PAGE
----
BY KIM MOORE
A conversation with leading partners at law firms in Portland and eastern Oregon, followed by October’s powerlist.
BY KIM MOORE
Managing partner, Tonkon Torp
Oregon Business: What is your firm focused on?
MM: We are looking at a lot of investment going on in the high-tech area and litigation that is likely to come out of those investments. We have a developing government relations practice — more and more clients are interested in understanding the political climate of where they want to do business. Our business immigration practice is growing substantially as globalization hits.
OB: What litigation do you expect to come out of the high-tech sector?
MM: They are mostly in the building phase right now and are bringing investment in. What we have traditionally seen in the past is that for rapidly growing industries that have a lot of investment, invariably some of these businesses will fail. Invariably, people who put money or bet on them will be disappointed, and to some degree that will result in litigation.
OB: What are the trends in immigration law?
MM: As a result of globalization, a lot of clients have come to realize that the talent pool they want to draw from is a global talent pool. If they want to get the best in their particular field, they may need to go to another country to find those people. Some of the tech companies here say we are not generating enough engineering graduates to satisfy the needs of U.S. businesses. Clients doing business all over the globe want people from all over the globe who are working for them to circle through their U.S. companies and learn about the whole organization.
OB: Is business litigation becoming more complex?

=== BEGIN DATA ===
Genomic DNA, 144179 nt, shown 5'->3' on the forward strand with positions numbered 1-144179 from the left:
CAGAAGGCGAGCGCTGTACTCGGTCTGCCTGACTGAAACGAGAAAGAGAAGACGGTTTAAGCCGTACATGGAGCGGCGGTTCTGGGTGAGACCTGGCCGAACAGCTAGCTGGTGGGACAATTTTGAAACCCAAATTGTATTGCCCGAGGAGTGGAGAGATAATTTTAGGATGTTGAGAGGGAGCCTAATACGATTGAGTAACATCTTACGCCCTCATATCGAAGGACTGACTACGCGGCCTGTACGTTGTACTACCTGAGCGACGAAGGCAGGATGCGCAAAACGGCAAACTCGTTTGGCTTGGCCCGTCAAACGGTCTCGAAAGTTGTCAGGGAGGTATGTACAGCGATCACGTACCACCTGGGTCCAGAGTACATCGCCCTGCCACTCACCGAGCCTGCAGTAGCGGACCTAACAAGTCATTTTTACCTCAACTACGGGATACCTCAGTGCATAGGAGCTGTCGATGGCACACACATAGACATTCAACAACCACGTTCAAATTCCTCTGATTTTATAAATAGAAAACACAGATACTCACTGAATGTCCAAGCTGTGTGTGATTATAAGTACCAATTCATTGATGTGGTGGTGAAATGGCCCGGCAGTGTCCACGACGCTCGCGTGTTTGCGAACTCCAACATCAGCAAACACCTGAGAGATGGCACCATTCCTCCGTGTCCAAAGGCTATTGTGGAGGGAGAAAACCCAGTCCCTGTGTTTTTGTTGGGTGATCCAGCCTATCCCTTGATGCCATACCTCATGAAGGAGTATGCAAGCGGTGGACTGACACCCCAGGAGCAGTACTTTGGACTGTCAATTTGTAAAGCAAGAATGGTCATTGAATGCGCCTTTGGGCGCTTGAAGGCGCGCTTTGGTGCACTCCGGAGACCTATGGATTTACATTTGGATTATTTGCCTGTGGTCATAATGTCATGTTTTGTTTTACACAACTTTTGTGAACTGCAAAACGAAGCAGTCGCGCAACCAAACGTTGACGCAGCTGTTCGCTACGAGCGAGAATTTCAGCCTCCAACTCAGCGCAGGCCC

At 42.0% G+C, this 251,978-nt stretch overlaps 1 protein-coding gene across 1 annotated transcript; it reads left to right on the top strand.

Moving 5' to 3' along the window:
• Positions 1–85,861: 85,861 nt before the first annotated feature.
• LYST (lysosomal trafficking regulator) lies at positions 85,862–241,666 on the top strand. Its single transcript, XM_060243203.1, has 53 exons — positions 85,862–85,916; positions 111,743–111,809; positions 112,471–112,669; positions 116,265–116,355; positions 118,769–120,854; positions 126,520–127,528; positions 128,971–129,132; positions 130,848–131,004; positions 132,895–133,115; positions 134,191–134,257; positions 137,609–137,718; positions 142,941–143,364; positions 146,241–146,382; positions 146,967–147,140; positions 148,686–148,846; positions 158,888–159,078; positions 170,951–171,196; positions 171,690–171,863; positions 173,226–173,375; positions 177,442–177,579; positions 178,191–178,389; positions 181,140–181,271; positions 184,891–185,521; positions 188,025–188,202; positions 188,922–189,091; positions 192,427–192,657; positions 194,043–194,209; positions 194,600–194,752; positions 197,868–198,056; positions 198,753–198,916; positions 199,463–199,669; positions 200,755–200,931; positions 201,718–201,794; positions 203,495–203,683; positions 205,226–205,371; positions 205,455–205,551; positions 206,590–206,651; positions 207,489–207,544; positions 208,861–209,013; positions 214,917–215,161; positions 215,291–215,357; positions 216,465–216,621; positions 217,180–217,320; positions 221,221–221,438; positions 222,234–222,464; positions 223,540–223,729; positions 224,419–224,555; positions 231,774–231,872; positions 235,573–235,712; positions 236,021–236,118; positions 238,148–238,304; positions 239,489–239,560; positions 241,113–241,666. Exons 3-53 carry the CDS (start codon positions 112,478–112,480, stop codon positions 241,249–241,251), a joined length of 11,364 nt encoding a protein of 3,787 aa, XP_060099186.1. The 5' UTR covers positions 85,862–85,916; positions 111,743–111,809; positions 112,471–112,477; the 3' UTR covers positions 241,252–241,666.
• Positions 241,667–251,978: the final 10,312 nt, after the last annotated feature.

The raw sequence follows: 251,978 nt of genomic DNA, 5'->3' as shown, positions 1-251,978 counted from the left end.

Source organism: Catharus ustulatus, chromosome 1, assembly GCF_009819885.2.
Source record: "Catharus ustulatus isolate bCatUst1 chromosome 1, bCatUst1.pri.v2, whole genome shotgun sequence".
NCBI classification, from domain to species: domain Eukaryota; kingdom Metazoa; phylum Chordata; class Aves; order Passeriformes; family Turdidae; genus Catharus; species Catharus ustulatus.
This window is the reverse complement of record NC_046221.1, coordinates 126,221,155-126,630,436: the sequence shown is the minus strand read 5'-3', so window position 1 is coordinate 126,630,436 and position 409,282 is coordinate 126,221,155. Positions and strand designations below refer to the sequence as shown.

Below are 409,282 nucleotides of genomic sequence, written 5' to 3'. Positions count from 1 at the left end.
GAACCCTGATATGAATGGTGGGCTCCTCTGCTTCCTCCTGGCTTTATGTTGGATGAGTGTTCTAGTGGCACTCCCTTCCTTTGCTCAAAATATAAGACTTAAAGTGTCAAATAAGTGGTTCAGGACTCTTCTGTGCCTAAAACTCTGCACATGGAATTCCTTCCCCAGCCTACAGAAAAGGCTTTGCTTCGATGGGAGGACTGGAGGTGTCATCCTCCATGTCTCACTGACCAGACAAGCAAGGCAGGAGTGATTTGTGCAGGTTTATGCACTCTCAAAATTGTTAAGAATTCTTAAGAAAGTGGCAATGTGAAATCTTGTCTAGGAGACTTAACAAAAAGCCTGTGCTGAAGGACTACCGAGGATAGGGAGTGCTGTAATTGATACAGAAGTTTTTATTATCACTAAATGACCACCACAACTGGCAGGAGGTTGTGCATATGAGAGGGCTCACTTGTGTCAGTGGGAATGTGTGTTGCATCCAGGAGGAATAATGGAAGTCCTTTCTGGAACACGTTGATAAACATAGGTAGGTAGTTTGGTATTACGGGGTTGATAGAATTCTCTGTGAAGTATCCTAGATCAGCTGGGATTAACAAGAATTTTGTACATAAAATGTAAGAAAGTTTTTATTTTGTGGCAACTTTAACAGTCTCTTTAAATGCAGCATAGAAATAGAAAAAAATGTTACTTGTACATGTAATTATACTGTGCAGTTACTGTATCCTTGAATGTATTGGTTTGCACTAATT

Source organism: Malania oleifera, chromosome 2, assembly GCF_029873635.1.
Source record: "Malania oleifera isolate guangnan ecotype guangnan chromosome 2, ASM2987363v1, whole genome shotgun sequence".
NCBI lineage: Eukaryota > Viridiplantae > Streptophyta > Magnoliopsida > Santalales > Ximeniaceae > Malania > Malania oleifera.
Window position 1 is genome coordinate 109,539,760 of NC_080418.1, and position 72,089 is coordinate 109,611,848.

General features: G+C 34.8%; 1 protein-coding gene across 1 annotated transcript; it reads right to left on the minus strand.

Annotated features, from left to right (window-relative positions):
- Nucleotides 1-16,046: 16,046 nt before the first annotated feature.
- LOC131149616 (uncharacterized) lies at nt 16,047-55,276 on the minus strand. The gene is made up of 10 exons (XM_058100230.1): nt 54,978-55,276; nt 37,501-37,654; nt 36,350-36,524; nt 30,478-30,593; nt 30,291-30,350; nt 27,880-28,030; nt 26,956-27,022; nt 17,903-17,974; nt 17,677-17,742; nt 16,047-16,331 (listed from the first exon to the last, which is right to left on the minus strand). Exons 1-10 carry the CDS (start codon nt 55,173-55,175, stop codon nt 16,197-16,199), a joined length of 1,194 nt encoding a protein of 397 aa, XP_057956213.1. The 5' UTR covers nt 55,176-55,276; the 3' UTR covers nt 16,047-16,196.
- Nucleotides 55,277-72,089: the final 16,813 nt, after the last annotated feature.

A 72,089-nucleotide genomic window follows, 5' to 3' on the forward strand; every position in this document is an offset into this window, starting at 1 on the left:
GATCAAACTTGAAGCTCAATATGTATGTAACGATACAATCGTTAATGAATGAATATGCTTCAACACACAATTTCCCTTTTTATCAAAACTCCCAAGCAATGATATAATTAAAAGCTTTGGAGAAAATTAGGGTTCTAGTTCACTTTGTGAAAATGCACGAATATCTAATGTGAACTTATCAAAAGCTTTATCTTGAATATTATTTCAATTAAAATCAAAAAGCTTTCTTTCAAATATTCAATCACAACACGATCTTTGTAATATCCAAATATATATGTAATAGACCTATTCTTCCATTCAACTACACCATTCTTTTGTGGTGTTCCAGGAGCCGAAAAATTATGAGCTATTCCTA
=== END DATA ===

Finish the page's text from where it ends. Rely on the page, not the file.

MM: We are seeing a number of business litigation matters that are becoming more complex than they used to be. One reason is the transactions are becoming more complex. Financial instruments are more complex. Some of the joint venture arrangements and shared business arrangements have gotten more complex.
OB: Are there new areas of law that are growing?
MM: The renewable energy and high-tech sectors will keep growing. One of these days the marijuana business will get quite big. There are a couple of firms that are holding themselves out as experts in medical-marijuana law. We will continue to see entrepreneurial startups. We will see new developments in healthcare and demands put on lawyers to deal with healthcare issues. Inevitably, government regulation will grow.
Partner, Corey, Byler & Rew
Oregon Business: What new trends in business litigation are you seeing in Eastern Oregon?
SC: Parties are looking at less expensive ways of resolving their issues, and they are turning increasingly to resolving issues themselves, or entering into mediations or arbitrations. We are seeing less major business litigation because of the costs. The economy is driving it. Businesses don’t want to get hung up for a long period of time in expensive court litigation.
OB: How is the business climate evolving in Eastern Oregon?